Simulation of cortical cholinergic deficits — a novel experimental approach to study pathogenetic aspects of Alzheimer’s disease
Cholinergic lesion paradigms have been used to study the role of the cholinergic system in cognitive function, and its implication in cognitive deficits that occur in Alzheimer’s disease. In the last few years an increasing number of studies have applied neurotoxins including excitotoxins or cholinotoxins to produce reductions in cortical cholinergic activity. One of the most serious limitations of these lesion paradigms is the fact that the cytotoxins used are far from being selective to cholinergic cells. Recently, a monoclonal antibody to the low-affinity nerve growth factor (NGF) receptor, 192IgG, coupled to a cytotoxin, saporin, has been described as an efficient and selective immunotoxin for the NGF-receptor bearing cholinergic neurons in rat basal forebrain. Here we demonstrate the usefulness of 192IgG-saporin as a powerful tool for producing an animal model with selective and specific basal forebrain cholinergic lesions in rats which can be applied to simulate some neurochemical sequelae of Alzheimer’s disease including cholinergic mechanisms in processing of the amyloid precursor protein, and could be of particular value to elaborate and to test therapeutical strategies compensating for the reduced cortical cholinergic input.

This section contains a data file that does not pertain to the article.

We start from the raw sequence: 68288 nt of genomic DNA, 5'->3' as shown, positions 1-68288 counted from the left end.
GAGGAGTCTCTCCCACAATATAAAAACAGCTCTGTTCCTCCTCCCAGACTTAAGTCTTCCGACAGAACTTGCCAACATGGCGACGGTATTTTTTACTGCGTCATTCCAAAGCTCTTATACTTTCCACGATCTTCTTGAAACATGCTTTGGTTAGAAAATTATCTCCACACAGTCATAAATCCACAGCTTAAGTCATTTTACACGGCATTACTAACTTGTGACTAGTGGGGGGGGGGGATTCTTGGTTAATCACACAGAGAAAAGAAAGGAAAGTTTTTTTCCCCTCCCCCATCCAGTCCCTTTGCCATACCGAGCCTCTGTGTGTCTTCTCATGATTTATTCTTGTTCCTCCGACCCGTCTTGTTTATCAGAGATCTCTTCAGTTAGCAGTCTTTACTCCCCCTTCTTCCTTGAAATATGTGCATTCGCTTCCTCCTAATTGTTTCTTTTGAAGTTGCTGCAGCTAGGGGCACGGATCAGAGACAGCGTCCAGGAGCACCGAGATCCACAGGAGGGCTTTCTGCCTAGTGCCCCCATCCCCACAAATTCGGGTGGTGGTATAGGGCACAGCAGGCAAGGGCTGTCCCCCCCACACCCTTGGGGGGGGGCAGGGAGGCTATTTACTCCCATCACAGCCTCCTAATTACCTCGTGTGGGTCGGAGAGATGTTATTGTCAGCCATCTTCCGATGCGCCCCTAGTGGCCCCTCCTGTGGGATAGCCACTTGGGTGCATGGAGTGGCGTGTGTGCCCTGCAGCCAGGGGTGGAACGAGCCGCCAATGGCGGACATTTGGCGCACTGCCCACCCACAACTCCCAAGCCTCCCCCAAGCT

KeywordsNerve Growth Factor Amyloid Precursor Protein Basal Forebrain Amyloid Precursor Protein Processing Cholinergic Cell
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